March 30, 2003
Indirect Action on A15

[I'm not sure about this one myself - I mean the organization is legit, certainly, just the concept seems troublesome. Well, it's too late for me, I filed a week ago. -- bks]

It's almost time again for those it's-almost-time-again news stories about the tax deadline, some old-fashioned good-natured, compassionating grumbling about the pain of civic duty, all of which will be reducible to that old-fashioned good-natured command: PAY TRIBUTE (AND ON TIME PLEASE). But in part or in whole you don't have to, and, especially right now, you might consider coyly withholding some or all of your alienating dollars to be your pressing civic duty. Or you might just get a little extra languorous about deadlines while the military machine gets a little more nervous about time passing. If you're at all interested in blocking the intersection of you and government, go to the National War Tax Resistance Coordinating Committee at -- Geoffrey G. O'Brien

Posted by Brian Stefans at March 30, 2003 02:55 PM

But some variables are immortal. These variables are declared outside of blocks, outside of functions. Since they don't have a block to exist in they are called global variables (as opposed to local variables), because they exist in all blocks, everywhere, and they never go out of scope. Although powerful, these kinds of variables are generally frowned upon because they encourage bad program design.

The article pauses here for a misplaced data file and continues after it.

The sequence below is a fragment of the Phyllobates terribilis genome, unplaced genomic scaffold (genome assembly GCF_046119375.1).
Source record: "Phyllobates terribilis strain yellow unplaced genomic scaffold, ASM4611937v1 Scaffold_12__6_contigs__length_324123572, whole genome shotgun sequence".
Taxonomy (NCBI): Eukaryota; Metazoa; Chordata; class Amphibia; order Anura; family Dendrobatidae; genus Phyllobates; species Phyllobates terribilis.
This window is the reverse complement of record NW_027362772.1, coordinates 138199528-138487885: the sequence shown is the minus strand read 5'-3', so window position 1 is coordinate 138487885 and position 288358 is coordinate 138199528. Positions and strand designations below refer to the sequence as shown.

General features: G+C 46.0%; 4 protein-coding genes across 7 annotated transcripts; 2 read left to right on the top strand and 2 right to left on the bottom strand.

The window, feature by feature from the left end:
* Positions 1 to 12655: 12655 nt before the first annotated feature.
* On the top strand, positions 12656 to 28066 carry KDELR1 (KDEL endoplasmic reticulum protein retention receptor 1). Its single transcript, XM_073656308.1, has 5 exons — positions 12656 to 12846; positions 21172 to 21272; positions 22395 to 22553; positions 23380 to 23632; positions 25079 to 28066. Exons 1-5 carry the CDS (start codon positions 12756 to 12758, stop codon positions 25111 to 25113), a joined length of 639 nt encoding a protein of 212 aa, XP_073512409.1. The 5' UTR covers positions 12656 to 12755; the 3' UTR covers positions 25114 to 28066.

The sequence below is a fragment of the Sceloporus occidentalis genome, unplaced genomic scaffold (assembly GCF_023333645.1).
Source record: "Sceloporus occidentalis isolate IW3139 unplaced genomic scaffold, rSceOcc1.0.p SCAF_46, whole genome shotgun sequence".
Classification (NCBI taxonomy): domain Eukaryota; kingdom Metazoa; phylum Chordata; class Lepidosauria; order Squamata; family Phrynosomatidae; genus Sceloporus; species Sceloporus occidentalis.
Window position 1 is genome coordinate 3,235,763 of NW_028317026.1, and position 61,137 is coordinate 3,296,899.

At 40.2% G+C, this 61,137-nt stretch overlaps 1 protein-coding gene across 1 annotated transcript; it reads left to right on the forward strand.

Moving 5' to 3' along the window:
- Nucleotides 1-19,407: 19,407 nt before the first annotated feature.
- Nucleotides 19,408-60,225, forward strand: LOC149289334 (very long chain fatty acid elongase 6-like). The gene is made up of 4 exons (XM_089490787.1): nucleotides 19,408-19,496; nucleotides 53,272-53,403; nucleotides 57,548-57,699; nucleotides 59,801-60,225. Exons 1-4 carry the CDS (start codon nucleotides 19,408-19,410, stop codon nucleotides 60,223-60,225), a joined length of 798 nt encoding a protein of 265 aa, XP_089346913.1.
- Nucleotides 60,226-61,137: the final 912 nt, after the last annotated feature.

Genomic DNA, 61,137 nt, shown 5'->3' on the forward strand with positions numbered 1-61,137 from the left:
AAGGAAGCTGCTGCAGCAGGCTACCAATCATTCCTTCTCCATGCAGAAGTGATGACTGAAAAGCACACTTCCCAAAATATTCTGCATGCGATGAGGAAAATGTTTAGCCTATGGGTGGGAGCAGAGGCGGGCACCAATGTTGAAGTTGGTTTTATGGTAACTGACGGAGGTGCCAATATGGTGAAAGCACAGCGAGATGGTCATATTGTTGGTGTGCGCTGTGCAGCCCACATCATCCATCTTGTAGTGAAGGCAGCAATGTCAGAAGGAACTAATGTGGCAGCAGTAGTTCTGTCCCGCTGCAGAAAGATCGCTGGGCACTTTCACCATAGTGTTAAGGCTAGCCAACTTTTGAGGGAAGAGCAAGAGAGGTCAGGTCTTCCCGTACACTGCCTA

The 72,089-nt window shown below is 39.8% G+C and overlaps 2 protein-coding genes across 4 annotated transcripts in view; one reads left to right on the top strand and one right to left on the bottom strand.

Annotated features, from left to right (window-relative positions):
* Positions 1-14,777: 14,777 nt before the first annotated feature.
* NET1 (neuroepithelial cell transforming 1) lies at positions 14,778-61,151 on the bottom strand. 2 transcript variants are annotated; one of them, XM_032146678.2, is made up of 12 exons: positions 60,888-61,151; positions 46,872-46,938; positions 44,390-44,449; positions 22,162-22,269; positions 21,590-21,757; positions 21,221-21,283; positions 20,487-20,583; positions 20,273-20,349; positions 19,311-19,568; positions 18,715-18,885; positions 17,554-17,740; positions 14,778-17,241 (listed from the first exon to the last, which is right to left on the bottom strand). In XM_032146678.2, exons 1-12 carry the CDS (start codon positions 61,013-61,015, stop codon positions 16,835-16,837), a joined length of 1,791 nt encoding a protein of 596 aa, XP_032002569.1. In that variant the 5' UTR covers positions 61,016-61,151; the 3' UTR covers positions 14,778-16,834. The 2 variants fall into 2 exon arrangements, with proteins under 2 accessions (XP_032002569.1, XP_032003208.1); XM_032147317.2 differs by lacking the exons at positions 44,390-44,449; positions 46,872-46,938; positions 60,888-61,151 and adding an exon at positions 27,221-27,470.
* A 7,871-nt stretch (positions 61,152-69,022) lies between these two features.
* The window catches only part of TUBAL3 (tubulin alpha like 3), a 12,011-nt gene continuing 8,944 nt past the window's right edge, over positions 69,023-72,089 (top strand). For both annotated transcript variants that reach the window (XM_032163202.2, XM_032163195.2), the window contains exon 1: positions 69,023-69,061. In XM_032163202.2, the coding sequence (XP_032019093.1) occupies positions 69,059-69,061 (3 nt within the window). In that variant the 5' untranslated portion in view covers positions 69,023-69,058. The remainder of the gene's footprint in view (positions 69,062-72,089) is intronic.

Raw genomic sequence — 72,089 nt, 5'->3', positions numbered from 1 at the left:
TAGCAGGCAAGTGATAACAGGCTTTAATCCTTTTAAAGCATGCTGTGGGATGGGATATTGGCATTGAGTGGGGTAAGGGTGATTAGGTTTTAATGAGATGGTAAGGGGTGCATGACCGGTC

Posted by: Augustus on January 19, 2004 05:42 AM

When Batman went home at the end of a night spent fighting crime, he put on a suit and tie and became Bruce Wayne. When Clark Kent saw a news story getting too hot, a phone booth hid his change into Superman. When you're programming, all the variables you juggle around are doing similar tricks as they present one face to you and a totally different one to the machine.

Posted by: Alan on January 19, 2004 05:42 AM

When the machine compiles your code, however, it does a little bit of translation. At run time, the computer sees nothing but 1s and 0s, which is all the computer ever sees: a continuous string of binary numbers that it can interpret in various ways.

Posted by: Agnes on January 19, 2004 05:42 AM